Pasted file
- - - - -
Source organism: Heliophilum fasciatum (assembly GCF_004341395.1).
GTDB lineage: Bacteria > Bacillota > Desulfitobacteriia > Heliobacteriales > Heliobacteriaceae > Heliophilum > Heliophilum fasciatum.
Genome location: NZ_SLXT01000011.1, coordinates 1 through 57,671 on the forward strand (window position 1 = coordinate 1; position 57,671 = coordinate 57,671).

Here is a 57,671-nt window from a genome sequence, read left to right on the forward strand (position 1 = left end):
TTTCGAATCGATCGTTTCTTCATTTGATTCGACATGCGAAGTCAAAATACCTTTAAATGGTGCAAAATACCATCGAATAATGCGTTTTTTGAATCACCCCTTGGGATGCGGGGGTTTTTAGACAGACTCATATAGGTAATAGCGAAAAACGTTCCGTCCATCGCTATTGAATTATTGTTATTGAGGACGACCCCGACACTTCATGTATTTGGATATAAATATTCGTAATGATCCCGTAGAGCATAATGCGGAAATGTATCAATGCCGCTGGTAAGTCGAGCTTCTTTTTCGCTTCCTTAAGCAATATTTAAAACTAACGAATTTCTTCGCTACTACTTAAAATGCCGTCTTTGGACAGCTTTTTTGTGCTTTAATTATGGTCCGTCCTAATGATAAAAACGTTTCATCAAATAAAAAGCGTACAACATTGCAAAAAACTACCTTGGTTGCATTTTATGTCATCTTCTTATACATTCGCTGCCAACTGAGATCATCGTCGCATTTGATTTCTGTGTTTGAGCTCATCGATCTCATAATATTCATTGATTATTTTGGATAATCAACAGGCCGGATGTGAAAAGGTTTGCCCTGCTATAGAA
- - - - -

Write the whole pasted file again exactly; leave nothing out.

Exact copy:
Source organism: Heliophilum fasciatum (assembly GCF_004341395.1).
GTDB lineage: Bacteria > Bacillota > Desulfitobacteriia > Heliobacteriales > Heliobacteriaceae > Heliophilum > Heliophilum fasciatum.
Genome location: NZ_SLXT01000011.1, coordinates 1 through 57,671 on the forward strand (window position 1 = coordinate 1; position 57,671 = coordinate 57,671).

Here is a 57,671-nt window from a genome sequence, read left to right on the forward strand (position 1 = left end):
TTTCGAATCGATCGTTTCTTCATTTGATTCGACATGCGAAGTCAAAATACCTTTAAATGGTGCAAAATACCATCGAATAATGCGTTTTTTGAATCACCCCTTGGGATGCGGGGGTTTTTAGACAGACTCATATAGGTAATAGCGAAAAACGTTCCGTCCATCGCTATTGAATTATTGTTATTGAGGACGACCCCGACACTTCATGTATTTGGATATAAATATTCGTAATGATCCCGTAGAGCATAATGCGGAAATGTATCAATGCCGCTGGTAAGTCGAGCTTCTTTTTCGCTTCCTTAAGCAATATTTAAAACTAACGAATTTCTTCGCTACTACTTAAAATGCCGTCTTTGGACAGCTTTTTTGTGCTTTAATTATGGTCCGTCCTAATGATAAAAACGTTTCATCAAATAAAAAGCGTACAACATTGCAAAAAACTACCTTGGTTGCATTTTATGTCATCTTCTTATACATTCGCTGCCAACTGAGATCATCGTCGCATTTGATTTCTGTGTTTGAGCTCATCGATCTCATAATATTCATTGATTATTTTGGATAATCAACAGGCCGGATGTGAAAAGGTTTGCCCTGCTATAGAA